The traditional interview is a poor predictor of future performance on the job. If you want to consistently hire top-performing executives, your interview process should go beyond talking about work; it requires more rigor. We recommend work sample testing (or performance tasks) for candidates to demonstrate their skills and abilities with actual work. But this can be daunting when you are evaluating a senior executive. How do you design a work sample test on business acumen or strategic thinking? How do you assess their ability to turn ideas into action? How do you determine their ability to work well with your executive team?

Steps to Develop a Work Sample Around a Strategic Issue

One good way to assess executive ability is to ask candidates to grapple with a strategic issue your organization faces. Some employers ask candidates to create a visual presentation, but this approach risks giving too much importance to showmanship and presentation style at the expense of substance. If presentation skills are not critical for the job, don’t look for them in the interview. Choose a significant strategic issue and follow these steps to assess a candidate’s ability to discuss complex substantive issues in meetings, a skill most executive jobs require.

Assign some homework.

After the first interviews, once you have chosen two or three finalists, provide a homework assignment for candidates to think about before the second interview. These are busy people, so give them notice and ample time to do what you request. The assignment should involve no more than two hours of work with a week to prepare.

Outline one strategic challenge.

Outline one specific strategic challenge in a few sentences. Provide some written background material, and ask them how they would tackle the problem. Ask for their proposed timeline and action plan to implement their solution.

Ask the candidate to prepare to discuss the issue at the next interview.

Do not ask for a written proposal or visual presentation because that requires the candidate to spend significant time on stylistic issues, not substance. How organizations present information varies widely; most candidates will guess wrong. Asking candidates to prepare for a conversation keeps the emphasis where it needs to be—on their solution to your strategic problem.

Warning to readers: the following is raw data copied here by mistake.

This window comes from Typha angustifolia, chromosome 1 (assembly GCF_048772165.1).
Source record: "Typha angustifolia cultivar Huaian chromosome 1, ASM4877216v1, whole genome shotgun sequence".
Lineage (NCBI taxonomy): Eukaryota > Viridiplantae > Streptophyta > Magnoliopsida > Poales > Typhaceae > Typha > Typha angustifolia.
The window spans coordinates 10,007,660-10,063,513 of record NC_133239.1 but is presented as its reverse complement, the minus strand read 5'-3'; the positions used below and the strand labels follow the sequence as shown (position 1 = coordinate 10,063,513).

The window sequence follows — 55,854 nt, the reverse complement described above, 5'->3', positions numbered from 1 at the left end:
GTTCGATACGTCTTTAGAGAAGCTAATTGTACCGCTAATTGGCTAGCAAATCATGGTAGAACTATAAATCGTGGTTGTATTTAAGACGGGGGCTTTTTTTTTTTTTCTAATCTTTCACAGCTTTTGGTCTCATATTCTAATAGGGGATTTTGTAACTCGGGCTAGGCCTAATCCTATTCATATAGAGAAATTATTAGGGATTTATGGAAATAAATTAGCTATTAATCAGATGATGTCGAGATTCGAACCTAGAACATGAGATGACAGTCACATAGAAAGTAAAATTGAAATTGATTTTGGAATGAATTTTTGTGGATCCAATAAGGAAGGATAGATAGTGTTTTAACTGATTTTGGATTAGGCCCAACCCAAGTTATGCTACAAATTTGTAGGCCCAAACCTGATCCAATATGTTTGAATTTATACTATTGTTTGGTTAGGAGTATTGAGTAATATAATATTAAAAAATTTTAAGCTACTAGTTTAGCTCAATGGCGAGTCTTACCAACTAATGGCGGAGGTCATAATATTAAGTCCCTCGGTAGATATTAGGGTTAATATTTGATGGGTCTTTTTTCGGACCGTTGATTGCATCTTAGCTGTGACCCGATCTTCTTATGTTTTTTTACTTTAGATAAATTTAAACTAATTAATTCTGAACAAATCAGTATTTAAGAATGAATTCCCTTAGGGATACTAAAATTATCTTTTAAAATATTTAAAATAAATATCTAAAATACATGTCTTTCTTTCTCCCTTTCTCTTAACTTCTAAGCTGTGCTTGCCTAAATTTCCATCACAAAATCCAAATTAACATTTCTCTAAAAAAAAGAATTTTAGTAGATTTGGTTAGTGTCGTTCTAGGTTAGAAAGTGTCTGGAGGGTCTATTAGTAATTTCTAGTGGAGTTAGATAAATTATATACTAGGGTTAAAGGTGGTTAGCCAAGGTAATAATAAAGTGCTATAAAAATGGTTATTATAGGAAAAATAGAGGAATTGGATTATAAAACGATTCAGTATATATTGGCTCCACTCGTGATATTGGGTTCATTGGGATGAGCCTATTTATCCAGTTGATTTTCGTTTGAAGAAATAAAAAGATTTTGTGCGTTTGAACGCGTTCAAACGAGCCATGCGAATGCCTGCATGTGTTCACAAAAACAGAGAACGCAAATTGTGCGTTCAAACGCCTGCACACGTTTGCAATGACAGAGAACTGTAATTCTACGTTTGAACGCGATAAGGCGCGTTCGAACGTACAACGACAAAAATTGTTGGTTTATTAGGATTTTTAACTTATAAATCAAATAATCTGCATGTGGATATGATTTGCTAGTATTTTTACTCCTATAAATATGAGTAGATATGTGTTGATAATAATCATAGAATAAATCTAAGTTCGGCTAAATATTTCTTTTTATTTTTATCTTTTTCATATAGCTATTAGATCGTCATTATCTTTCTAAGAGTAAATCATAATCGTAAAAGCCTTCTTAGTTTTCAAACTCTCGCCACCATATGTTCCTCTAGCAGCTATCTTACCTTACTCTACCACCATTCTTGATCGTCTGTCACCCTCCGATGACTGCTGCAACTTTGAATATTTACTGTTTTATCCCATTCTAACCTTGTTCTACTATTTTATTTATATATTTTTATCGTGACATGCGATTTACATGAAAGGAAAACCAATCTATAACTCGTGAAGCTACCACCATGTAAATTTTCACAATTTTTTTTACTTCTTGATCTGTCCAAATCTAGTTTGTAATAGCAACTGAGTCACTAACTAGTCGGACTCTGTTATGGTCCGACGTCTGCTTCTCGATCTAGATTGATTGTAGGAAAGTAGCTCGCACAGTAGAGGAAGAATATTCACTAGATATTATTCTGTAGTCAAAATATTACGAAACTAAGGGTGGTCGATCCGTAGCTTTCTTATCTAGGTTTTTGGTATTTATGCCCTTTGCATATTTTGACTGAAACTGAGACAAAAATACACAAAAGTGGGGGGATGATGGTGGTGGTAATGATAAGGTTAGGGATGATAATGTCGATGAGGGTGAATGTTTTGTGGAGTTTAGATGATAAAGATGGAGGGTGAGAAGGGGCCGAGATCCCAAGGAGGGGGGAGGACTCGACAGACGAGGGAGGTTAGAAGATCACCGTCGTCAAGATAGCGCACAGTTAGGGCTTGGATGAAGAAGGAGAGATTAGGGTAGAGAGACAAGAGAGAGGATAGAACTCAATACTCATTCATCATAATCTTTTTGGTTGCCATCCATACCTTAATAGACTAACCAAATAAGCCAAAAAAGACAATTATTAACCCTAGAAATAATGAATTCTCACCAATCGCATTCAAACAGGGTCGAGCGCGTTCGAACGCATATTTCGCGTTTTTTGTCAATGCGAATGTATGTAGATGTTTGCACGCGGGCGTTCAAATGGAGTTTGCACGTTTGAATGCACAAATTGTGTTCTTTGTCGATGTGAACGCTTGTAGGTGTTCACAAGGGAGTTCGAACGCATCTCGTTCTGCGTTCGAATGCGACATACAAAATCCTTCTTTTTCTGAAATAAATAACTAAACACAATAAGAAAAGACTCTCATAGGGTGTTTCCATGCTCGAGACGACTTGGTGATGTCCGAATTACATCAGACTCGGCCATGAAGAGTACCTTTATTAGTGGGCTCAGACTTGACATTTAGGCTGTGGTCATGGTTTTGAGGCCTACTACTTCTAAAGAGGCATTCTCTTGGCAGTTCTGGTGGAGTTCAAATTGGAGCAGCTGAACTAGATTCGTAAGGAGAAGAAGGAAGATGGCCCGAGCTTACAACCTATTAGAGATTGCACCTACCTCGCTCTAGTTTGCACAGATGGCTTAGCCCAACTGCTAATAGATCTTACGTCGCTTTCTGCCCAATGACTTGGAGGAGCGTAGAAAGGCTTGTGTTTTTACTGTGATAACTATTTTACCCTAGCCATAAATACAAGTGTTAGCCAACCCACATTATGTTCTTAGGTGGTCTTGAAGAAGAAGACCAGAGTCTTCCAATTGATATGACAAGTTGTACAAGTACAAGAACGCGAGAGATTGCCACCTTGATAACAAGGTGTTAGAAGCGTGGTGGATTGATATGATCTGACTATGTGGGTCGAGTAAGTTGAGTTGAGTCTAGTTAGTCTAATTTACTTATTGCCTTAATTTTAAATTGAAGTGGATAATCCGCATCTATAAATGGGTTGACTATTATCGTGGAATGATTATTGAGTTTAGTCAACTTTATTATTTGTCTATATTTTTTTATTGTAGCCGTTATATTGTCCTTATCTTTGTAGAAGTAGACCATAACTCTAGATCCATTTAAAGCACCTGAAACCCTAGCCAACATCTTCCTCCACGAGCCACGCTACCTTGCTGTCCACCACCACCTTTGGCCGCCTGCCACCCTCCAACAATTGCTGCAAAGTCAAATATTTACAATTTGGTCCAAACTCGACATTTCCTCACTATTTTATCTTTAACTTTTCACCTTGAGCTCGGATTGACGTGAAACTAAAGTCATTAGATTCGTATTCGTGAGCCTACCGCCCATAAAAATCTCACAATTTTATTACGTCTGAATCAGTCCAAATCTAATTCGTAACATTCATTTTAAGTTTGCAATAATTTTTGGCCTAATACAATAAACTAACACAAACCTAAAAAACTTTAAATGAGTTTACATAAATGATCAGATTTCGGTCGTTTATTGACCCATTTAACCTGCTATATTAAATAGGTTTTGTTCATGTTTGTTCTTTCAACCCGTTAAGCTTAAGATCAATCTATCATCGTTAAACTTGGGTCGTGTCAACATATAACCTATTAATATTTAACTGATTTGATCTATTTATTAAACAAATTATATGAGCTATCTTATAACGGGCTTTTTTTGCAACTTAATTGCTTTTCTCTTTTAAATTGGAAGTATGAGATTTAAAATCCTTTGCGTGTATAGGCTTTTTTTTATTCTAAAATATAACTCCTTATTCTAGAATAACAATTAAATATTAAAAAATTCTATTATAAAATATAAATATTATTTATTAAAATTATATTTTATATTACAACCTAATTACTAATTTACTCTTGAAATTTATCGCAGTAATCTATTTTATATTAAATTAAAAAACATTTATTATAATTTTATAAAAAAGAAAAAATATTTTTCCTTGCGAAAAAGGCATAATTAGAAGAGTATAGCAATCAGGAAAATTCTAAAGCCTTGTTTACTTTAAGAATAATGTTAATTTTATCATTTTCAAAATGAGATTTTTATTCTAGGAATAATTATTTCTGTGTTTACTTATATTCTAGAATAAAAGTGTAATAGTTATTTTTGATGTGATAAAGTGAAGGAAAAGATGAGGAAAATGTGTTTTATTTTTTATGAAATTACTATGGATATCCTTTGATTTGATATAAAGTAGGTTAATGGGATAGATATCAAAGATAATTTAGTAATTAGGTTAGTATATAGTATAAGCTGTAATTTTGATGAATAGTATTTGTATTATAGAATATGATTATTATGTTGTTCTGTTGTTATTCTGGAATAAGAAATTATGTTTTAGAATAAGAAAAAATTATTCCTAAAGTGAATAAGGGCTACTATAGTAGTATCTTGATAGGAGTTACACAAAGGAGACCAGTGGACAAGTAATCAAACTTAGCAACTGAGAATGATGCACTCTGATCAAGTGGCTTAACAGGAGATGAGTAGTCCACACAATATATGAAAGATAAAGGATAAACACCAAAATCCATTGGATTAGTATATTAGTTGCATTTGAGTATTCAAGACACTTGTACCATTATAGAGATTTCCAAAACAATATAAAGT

Let them share their recommendation without interference.

Listen to see if they made a well-reasoned argument for their point of view. Did they frame the issue properly, or did they not understand it? Observe how accurate their assumptions were and if they acknowledged their blind spots. Save your comments until after they present their ideas; the real value of this exercise comes from your discussion afterward.

Discuss and challenge their ideas.

You want to see how they react to intellectual debate, disagreement, and critique. Ask lots of questions, challenge their assumptions, disagree with their conclusions, and look at the issue from a variety of perspectives, just like your executive team likely does in meetings. You may find that the person with the best solution has a working style that is out of alignment with how your organization actually makes decisions.

  • Observe how well the candidate handles disagreements. Do they get brittle and defensive? Do they back down and defer to others? Do they get energized by the conversation or exhausted? Do they find common ground and build consensus for their solution? Do they humbly acknowledge when someone else has a better idea? Are they trying to prove themselves right or actually working to find the best solution? Are they curious? Do they ask good questions?
  • Observe how respectfully the candidate deals with everyone in the room. Do they give credence to the views of others or stick rigidly to their point of view? Do they defer only to superiors and act condescendingly toward everyone else?

Be careful not to become distracted by interview showmanship or smooth-talking-fast-on-their-feet-confidence from candidates. Instead, look for cues about how they think, plan, and handle themselves in meetings. These aspects of cultural alignment are powerful predictors of both long-term retention and effectiveness on the job.

These suggestions will help you spend less time on the superficial aspects of interviewing and gain a better understanding of why someone will succeed on the job. For more, read How to Conduct a Job Interview So Top Performers Actually Want to Take Your Job. 

More Resources

Interviews are only one step in the hiring process. The how-to guides below will help you look at the entire process and hire leaders who get results.